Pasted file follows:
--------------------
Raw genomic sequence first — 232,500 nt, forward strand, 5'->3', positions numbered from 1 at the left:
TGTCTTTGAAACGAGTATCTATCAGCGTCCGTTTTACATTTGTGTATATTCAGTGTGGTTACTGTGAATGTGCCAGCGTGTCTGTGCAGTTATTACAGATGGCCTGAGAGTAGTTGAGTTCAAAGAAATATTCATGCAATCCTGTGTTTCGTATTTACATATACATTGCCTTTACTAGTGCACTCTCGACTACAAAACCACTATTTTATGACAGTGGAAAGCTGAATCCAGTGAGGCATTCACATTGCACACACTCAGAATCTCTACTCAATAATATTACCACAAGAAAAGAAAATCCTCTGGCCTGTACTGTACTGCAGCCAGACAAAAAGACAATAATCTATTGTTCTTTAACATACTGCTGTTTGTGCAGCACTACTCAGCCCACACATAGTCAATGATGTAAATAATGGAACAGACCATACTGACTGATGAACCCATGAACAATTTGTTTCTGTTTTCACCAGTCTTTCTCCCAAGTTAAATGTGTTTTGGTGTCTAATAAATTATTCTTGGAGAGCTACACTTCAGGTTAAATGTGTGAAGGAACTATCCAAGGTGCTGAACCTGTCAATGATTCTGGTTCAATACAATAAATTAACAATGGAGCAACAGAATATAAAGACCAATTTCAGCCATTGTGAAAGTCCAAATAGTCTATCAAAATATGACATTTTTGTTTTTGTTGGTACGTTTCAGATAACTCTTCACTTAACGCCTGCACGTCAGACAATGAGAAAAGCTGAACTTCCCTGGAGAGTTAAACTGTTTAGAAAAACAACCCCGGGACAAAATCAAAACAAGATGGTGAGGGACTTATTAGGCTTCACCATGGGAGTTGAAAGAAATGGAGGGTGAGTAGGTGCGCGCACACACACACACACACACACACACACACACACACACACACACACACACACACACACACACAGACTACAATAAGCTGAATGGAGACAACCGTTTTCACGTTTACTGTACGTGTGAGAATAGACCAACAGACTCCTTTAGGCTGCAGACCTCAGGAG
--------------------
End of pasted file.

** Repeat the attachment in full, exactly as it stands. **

Raw genomic sequence first — 232,500 nt, forward strand, 5'->3', positions numbered from 1 at the left:
TGTCTTTGAAACGAGTATCTATCAGCGTCCGTTTTACATTTGTGTATATTCAGTGTGGTTACTGTGAATGTGCCAGCGTGTCTGTGCAGTTATTACAGATGGCCTGAGAGTAGTTGAGTTCAAAGAAATATTCATGCAATCCTGTGTTTCGTATTTACATATACATTGCCTTTACTAGTGCACTCTCGACTACAAAACCACTATTTTATGACAGTGGAAAGCTGAATCCAGTGAGGCATTCACATTGCACACACTCAGAATCTCTACTCAATAATATTACCACAAGAAAAGAAAATCCTCTGGCCTGTACTGTACTGCAGCCAGACAAAAAGACAATAATCTATTGTTCTTTAACATACTGCTGTTTGTGCAGCACTACTCAGCCCACACATAGTCAATGATGTAAATAATGGAACAGACCATACTGACTGATGAACCCATGAACAATTTGTTTCTGTTTTCACCAGTCTTTCTCCCAAGTTAAATGTGTTTTGGTGTCTAATAAATTATTCTTGGAGAGCTACACTTCAGGTTAAATGTGTGAAGGAACTATCCAAGGTGCTGAACCTGTCAATGATTCTGGTTCAATACAATAAATTAACAATGGAGCAACAGAATATAAAGACCAATTTCAGCCATTGTGAAAGTCCAAATAGTCTATCAAAATATGACATTTTTGTTTTTGTTGGTACGTTTCAGATAACTCTTCACTTAACGCCTGCACGTCAGACAATGAGAAAAGCTGAACTTCCCTGGAGAGTTAAACTGTTTAGAAAAACAACCCCGGGACAAAATCAAAACAAGATGGTGAGGGACTTATTAGGCTTCACCATGGGAGTTGAAAGAAATGGAGGGTGAGTAGGTGCGCGCACACACACACACACACACACACACACACACACACACACACACACACACACACACACACACAGACTACAATAAGCTGAATGGAGACAACCGTTTTCACGTTTACTGTACGTGTGAGAATAGACCAACAGACTCCTTTAGGCTGCAGACCTCAGGAG